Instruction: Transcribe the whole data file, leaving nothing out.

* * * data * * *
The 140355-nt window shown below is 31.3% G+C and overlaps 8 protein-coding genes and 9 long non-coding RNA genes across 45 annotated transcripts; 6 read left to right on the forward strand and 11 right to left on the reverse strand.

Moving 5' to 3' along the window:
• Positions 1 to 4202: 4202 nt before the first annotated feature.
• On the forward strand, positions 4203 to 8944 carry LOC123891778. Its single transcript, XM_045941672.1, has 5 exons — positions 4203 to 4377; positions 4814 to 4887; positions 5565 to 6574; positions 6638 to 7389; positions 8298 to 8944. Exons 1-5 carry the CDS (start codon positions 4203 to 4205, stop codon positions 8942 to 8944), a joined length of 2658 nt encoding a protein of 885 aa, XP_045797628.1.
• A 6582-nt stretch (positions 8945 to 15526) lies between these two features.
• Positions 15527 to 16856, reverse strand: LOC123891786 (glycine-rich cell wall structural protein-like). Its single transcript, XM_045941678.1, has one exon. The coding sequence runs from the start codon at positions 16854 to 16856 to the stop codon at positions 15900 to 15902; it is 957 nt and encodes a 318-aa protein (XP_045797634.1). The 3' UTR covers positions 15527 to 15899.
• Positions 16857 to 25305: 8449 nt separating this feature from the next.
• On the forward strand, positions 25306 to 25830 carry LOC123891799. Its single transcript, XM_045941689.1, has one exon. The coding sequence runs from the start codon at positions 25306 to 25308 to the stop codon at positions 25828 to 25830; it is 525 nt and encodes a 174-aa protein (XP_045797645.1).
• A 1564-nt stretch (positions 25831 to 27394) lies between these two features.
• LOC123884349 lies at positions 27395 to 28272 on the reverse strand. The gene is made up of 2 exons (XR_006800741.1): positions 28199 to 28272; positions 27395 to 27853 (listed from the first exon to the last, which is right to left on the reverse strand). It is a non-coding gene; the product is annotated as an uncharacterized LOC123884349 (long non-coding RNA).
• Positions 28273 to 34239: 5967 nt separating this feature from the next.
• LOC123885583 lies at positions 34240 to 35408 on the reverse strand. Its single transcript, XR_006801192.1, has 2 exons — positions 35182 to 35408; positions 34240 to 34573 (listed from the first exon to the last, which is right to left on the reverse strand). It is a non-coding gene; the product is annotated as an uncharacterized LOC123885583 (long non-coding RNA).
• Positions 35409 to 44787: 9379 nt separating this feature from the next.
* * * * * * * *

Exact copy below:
The 140355-nt window shown below is 31.3% G+C and overlaps 8 protein-coding genes and 9 long non-coding RNA genes across 45 annotated transcripts; 6 read left to right on the forward strand and 11 right to left on the reverse strand.

Moving 5' to 3' along the window:
• Positions 1 to 4202: 4202 nt before the first annotated feature.
• On the forward strand, positions 4203 to 8944 carry LOC123891778. Its single transcript, XM_045941672.1, has 5 exons — positions 4203 to 4377; positions 4814 to 4887; positions 5565 to 6574; positions 6638 to 7389; positions 8298 to 8944. Exons 1-5 carry the CDS (start codon positions 4203 to 4205, stop codon positions 8942 to 8944), a joined length of 2658 nt encoding a protein of 885 aa, XP_045797628.1.
• A 6582-nt stretch (positions 8945 to 15526) lies between these two features.
• Positions 15527 to 16856, reverse strand: LOC123891786 (glycine-rich cell wall structural protein-like). Its single transcript, XM_045941678.1, has one exon. The coding sequence runs from the start codon at positions 16854 to 16856 to the stop codon at positions 15900 to 15902; it is 957 nt and encodes a 318-aa protein (XP_045797634.1). The 3' UTR covers positions 15527 to 15899.
• Positions 16857 to 25305: 8449 nt separating this feature from the next.
• On the forward strand, positions 25306 to 25830 carry LOC123891799. Its single transcript, XM_045941689.1, has one exon. The coding sequence runs from the start codon at positions 25306 to 25308 to the stop codon at positions 25828 to 25830; it is 525 nt and encodes a 174-aa protein (XP_045797645.1).
• A 1564-nt stretch (positions 25831 to 27394) lies between these two features.
• LOC123884349 lies at positions 27395 to 28272 on the reverse strand. The gene is made up of 2 exons (XR_006800741.1): positions 28199 to 28272; positions 27395 to 27853 (listed from the first exon to the last, which is right to left on the reverse strand). It is a non-coding gene; the product is annotated as an uncharacterized LOC123884349 (long non-coding RNA).
• Positions 28273 to 34239: 5967 nt separating this feature from the next.
• LOC123885583 lies at positions 34240 to 35408 on the reverse strand. Its single transcript, XR_006801192.1, has 2 exons — positions 35182 to 35408; positions 34240 to 34573 (listed from the first exon to the last, which is right to left on the reverse strand). It is a non-coding gene; the product is annotated as an uncharacterized LOC123885583 (long non-coding RNA).
• Positions 35409 to 44787: 9379 nt separating this feature from the next.